Date of Award
Master of Arts (MA)
Alfred R. Edyvean
At the time of this writing the author is a lecturer in the Department of Speech, Television, Radio, and Drama at Christian Theological Seminary, Indianapolis, Indiana. In this capacity it is my pleasure to work with Dr. Alfred R. Edyvean who is head of this department. The schedule of classes is in the process of being revised by the administration. At the present time a student may enroll and attend classes two or four days a week. The basic courses are set up so that they include two hours of class study per week. This means that a student could receive his B. D. degree by a schedule that would require him to be present in class only two days out of each week. It has been decided that a three day schedule would be more advisable. Therefore, each basic course would require a student to be in class three hours per week.
Naturally the courses of study will have to be revised to meet this schedule. The basic course in the Speech, Television, Radio, and Drama Department is divided into two sections. The first semester is "Oral Interpretation," and the second semester is "Oral Communication." This means that each student must take four hours of class work to complete this basic course. However, in the new schedule the basic course will be required on the basis of three hours of class work for one semester. This means that the outline and content of the basic course must be revised to meet this schedule. Thus, the purpose of this thesis is to provide a curriculum of study in oral communication for this new schedule.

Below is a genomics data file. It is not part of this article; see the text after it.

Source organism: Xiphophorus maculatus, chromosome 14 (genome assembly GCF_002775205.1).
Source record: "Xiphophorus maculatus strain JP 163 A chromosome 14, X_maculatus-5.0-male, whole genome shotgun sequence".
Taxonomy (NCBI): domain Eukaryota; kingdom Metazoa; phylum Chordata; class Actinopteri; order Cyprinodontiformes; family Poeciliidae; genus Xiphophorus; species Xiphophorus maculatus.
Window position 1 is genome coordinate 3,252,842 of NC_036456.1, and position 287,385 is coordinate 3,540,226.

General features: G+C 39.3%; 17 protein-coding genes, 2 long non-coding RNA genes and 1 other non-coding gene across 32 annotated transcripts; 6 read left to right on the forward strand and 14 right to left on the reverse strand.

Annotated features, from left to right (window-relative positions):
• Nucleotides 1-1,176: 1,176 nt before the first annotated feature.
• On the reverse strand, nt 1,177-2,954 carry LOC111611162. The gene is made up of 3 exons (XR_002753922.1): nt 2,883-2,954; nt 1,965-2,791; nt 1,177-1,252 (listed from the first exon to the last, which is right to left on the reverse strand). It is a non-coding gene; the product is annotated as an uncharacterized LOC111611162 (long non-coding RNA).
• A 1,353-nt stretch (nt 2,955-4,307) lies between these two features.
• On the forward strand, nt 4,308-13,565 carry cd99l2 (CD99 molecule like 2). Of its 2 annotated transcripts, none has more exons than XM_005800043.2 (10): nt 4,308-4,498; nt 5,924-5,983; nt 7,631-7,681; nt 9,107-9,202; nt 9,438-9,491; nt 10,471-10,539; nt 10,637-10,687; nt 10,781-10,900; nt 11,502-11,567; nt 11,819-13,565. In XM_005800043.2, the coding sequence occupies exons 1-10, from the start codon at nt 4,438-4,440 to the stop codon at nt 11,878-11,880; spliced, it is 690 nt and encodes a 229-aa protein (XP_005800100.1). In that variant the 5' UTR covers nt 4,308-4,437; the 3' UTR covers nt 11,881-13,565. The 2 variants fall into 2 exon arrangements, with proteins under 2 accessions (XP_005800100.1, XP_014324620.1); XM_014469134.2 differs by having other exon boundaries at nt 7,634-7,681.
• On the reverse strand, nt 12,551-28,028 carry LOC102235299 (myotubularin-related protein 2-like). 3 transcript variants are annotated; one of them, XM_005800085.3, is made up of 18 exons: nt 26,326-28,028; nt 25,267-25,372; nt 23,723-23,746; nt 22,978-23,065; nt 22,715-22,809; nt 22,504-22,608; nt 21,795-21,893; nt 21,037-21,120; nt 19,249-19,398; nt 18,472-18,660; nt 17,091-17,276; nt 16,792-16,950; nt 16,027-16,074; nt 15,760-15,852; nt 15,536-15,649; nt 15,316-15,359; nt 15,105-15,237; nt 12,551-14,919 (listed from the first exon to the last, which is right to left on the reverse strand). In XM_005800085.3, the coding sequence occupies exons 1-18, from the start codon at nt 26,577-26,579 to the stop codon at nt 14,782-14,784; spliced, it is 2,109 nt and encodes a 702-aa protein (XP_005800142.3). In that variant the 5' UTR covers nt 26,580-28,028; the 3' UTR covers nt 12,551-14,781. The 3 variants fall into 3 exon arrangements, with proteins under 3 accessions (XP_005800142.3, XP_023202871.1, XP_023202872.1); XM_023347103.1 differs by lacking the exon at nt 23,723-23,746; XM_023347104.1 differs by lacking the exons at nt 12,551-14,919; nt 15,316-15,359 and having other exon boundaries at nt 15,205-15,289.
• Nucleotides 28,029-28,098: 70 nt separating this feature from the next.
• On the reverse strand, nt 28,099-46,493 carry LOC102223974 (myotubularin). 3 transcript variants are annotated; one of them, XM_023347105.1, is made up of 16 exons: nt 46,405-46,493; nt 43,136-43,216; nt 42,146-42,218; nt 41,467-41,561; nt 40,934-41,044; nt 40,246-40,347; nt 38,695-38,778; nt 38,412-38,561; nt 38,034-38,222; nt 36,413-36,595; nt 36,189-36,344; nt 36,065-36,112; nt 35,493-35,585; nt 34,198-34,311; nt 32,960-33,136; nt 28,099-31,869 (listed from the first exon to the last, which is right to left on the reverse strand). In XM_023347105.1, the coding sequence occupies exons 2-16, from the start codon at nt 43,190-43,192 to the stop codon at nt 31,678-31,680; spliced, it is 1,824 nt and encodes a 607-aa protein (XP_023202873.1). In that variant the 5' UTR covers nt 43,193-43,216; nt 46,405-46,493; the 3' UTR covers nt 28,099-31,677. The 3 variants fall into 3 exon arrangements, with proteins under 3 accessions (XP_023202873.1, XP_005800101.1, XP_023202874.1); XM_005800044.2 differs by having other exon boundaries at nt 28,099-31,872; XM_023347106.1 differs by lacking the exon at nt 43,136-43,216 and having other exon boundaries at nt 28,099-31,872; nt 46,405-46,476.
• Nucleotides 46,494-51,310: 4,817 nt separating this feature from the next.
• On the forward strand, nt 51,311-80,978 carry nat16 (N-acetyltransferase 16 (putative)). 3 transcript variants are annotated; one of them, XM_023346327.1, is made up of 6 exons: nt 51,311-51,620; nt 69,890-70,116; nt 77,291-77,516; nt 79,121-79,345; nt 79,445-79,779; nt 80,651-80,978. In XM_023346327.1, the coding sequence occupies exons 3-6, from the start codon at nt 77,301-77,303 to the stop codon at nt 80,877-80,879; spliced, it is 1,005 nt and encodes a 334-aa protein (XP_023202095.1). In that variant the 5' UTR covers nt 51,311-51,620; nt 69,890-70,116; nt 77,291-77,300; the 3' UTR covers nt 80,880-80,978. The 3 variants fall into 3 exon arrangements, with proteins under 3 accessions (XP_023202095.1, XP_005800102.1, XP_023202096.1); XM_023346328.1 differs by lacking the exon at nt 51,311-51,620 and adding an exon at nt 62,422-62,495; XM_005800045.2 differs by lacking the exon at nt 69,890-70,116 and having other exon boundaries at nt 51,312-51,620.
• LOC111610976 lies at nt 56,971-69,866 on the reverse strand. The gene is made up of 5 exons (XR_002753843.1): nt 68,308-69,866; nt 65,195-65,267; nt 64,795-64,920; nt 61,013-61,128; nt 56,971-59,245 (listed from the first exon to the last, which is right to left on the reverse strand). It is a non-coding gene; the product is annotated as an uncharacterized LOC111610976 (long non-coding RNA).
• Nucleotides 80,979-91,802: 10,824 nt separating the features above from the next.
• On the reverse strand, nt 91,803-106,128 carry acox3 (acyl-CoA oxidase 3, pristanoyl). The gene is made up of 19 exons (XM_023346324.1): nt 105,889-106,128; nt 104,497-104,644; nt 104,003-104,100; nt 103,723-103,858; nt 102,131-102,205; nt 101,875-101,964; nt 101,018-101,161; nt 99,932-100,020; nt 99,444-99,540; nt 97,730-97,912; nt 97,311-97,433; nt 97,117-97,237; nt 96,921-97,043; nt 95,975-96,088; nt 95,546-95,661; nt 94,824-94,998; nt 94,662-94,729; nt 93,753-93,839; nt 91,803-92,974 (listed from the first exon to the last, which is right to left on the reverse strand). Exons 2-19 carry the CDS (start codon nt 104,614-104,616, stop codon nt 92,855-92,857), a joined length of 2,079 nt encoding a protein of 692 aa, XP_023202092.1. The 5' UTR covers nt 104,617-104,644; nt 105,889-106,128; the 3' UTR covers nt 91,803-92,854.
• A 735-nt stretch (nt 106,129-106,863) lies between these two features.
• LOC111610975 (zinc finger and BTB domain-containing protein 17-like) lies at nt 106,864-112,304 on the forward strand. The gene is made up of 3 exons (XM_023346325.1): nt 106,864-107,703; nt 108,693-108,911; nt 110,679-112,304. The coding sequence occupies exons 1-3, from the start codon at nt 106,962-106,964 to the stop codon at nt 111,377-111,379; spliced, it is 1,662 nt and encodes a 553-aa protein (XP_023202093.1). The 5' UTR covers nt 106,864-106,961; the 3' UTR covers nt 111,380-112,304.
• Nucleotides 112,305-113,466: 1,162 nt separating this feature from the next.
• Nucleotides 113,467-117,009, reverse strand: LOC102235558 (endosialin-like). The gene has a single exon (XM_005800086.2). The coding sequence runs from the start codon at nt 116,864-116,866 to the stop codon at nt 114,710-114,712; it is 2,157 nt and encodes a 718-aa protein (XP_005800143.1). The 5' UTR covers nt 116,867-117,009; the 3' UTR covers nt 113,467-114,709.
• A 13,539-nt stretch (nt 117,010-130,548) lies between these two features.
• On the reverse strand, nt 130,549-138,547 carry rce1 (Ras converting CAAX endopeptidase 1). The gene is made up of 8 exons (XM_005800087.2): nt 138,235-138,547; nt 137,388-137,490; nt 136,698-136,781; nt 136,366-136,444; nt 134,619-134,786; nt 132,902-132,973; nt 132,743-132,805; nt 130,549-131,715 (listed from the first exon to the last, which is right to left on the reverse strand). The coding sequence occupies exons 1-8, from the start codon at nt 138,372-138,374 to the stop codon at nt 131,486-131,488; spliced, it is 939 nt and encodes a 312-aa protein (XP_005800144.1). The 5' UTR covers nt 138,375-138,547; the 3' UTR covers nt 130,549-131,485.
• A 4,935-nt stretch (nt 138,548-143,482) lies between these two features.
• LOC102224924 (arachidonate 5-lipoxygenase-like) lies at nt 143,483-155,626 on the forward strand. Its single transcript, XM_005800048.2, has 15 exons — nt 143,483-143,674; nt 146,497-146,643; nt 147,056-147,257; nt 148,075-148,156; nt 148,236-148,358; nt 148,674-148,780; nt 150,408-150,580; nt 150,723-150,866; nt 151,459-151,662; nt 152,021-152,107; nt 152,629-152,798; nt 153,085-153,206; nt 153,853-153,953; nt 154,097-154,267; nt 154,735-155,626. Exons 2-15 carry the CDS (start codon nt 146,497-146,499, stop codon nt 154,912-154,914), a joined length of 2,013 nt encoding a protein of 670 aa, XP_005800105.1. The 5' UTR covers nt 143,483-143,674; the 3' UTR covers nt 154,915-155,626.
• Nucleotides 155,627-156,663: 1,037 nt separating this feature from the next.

In order to discover the best curriculum to be proposed, a decision was made to make a survey of the present trends of oral communication on the seminary level. A letter of inquiry was sent to fourteen seminaries throughout the United states to discover their particular curriculum for the basic course in oral communication. The purpose of this was to can.- pare that offered by Christian Theological Seminary with the other seminaries to discover however could improve our curriculum. Eleven seminaries responded and their response is included in Chapter One.
Chapter Two is devoted to an analysis of these responses. In order to analyze themes objectively as possible a study is included as to the nature of speech, or oral communication. Then, in Chapter Three a curriculum is proposed.
My first acknowledgment must be given to Dr. Alfred R. Edyvean. His guidance for this work is deeply appreciated. Acknowledgment also must be given to the eleven seminaries which responded to the letter of inquiry which they received concerning this study.
Pebley, Robert E., "Oral Communication: A Curriculum Proposal for a Theological Seminary" (1959). Graduate Thesis Collection. 259.